I always found it more tasty, when after I boiled it for several minutes to add the coconut to the chocolate on the stove, my boys like it when I softened some of the oatmeal to the choclate as well. makes them more chewy.
andy December 20, 2010 REVIEW:
They taste good, but they just fall apart. I didn't add nuts, so that might be the problem.
Barbara December 13, 2010 COMMENT: Many haystack recipes (this one included) do not specify that you need to boil the first mixture for about five minutes. If you drop some of it into a glass of cold water and it turns into a ball, you have boiled it enough. I don't know how many haystack recipes I have seen that leave out this important step.
Deb October 20, 2010 REVIEW:
Used to eat them as a kid and lost the recipe Thanks
Kimmer June 9, 2010 COMMENT: Instead of coconut and walnuts, try substituting 1 cup creamy peanut butter. Delicious!
sstacinator May 30, 2010 COMMENT: I must of made them wrong, I measured & did everything the correct way it was written but it did not turn out right...did not harden or stick together after I placed them on the wax paper. Wish it would of turned out. Does anyone know how to fix a bad batch?
billi January 20, 2010 REVIEW:
These cookies are the best!! Exactly how I remember them as a kid!
Justine December 2, 2008 REVIEW:
Maybe I did not boil long enough... the haystacks haven't really hardened. I guess more elaboration of how long to boil would be helpful. I did not boil a long time - maybe a minute.
sam November 20, 2008 REVIEW:
These Chocolate haystacks are yummy. Iv been looking for this recipe since i left primary school. im really pleased with the result.:)
Guest Foodie March 18, 2008 REVIEW:
These cookies are exactly like the ones I ate when I was a kid! Perfect! I did make one tiny change, only based on what I had in my pantry, I replaced the walnuts with pecans, though when I was a kid we never put any nuts in... The most important thing for me was the chocolate flavor and consistency and it is like a flashback to my childhood.
Member since: Dec 12, 2006
NancyTeppler December 12, 2006 REVIEW:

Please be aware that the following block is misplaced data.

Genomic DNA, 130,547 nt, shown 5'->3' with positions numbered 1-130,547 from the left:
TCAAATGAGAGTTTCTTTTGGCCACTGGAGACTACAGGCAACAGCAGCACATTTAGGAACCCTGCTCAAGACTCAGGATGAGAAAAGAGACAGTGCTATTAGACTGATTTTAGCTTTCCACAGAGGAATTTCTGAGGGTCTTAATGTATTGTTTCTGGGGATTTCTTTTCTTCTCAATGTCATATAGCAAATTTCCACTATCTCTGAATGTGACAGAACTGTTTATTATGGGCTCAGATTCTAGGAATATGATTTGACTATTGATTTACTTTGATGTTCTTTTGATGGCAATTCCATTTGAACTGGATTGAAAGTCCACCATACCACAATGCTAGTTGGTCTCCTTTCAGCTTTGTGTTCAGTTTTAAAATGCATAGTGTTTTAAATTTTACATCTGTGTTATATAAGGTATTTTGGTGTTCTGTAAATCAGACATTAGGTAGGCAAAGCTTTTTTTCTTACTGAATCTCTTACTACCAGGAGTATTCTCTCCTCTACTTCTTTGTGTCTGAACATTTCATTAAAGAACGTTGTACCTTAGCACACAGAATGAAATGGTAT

I learned a similar recipe as a youngster (50 years ago) on Bell Island, Newfoundland, taught to me by a friend of my mother. I've been searching for it for years, and I'm delighted to have found it, again, here. I was taught to keep the mixture in the top of a double boiler over hot water to keep it from hardening too quickly. We used a tablespoon to drop them and rolled them into balls as soon as they were cool enough to handle, and then rolled them again in additional coconut. Keeping hands oiled helps, but be careful as chocolate products can retain a lot of heat. I use a little less oatmeal and add as needed. We called them "golf balls." Thank you for bringing back this part of my childhood to me; I am including the recipe in a cookbook I am designing for my 9-year old granddaughter, who has started finding the joy of working in the kitchen. You have helped to pass the fun on from generation to generation, and for that I am very grateful. Thank you.
Member since: Jan 17, 2006
missmisse January 17, 2006 REVIEW:
This is an amazing recipe. The kids love it, and I can't stop eating them! So don't make this if you're on a diet! I did add a bit less oatmeal myself though.
In Italian, orzo means "barley". It's a small, rice shaped pasta typically made from semolina. It is commonly found in soups or salads but it's grown in popularity and uses over the last few years so you often see it used more like rice such as in risotto or pilafs.